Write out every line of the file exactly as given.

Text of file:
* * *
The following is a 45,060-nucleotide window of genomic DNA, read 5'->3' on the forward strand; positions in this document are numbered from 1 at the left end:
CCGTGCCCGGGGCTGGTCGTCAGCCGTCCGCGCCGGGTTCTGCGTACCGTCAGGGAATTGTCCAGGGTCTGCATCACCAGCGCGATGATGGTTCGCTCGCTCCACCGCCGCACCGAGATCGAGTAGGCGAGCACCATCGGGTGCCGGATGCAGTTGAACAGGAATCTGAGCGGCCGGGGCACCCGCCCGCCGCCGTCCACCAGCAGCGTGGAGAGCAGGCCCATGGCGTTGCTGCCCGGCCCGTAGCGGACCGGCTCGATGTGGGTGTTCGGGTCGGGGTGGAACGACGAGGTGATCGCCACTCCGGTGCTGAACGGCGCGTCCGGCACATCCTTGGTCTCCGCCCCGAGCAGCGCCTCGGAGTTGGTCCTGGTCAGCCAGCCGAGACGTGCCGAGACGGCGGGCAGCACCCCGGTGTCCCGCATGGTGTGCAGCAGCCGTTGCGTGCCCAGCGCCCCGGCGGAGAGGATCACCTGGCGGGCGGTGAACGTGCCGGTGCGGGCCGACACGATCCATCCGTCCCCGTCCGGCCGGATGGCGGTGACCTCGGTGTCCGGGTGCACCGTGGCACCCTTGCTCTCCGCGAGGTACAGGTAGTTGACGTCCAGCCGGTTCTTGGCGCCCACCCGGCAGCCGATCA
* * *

The following is a 45,060-nucleotide window of genomic DNA, read 5'->3' on the forward strand; positions in this document are numbered from 1 at the left end:
CCGTGCCCGGGGCTGGTCGTCAGCCGTCCGCGCCGGGTTCTGCGTACCGTCAGGGAATTGTCCAGGGTCTGCATCACCAGCGCGATGATGGTTCGCTCGCTCCACCGCCGCACCGAGATCGAGTAGGCGAGCACCATCGGGTGCCGGATGCAGTTGAACAGGAATCTGAGCGGCCGGGGCACCCGCCCGCCGCCGTCCACCAGCAGCGTGGAGAGCAGGCCCATGGCGTTGCTGCCCGGCCCGTAGCGGACCGGCTCGATGTGGGTGTTCGGGTCGGGGTGGAACGACGAGGTGATCGCCACTCCGGTGCTGAACGGCGCGTCCGGCACATCCTTGGTCTCCGCCCCGAGCAGCGCCTCGGAGTTGGTCCTGGTCAGCCAGCCGAGACGTGCCGAGACGGCGGGCAGCACCCCGGTGTCCCGCATGGTGTGCAGCAGCCGTTGCGTGCCCAGCGCCCCGGCGGAGAGGATCACCTGGCGGGCGGTGAACGTGCCGGTGCGGGCCGACACGATCCATCCGTCCCCGTCCGGCCGGATGGCGGTGACCTCGGTGTCCGGGTGCACCGTGGCACCCTTGCTCTCCGCGAGGTACAGGTAGTTGACGTCCAGCCGGTTCTTGGCGCCCACCCGGCAGCCGATCA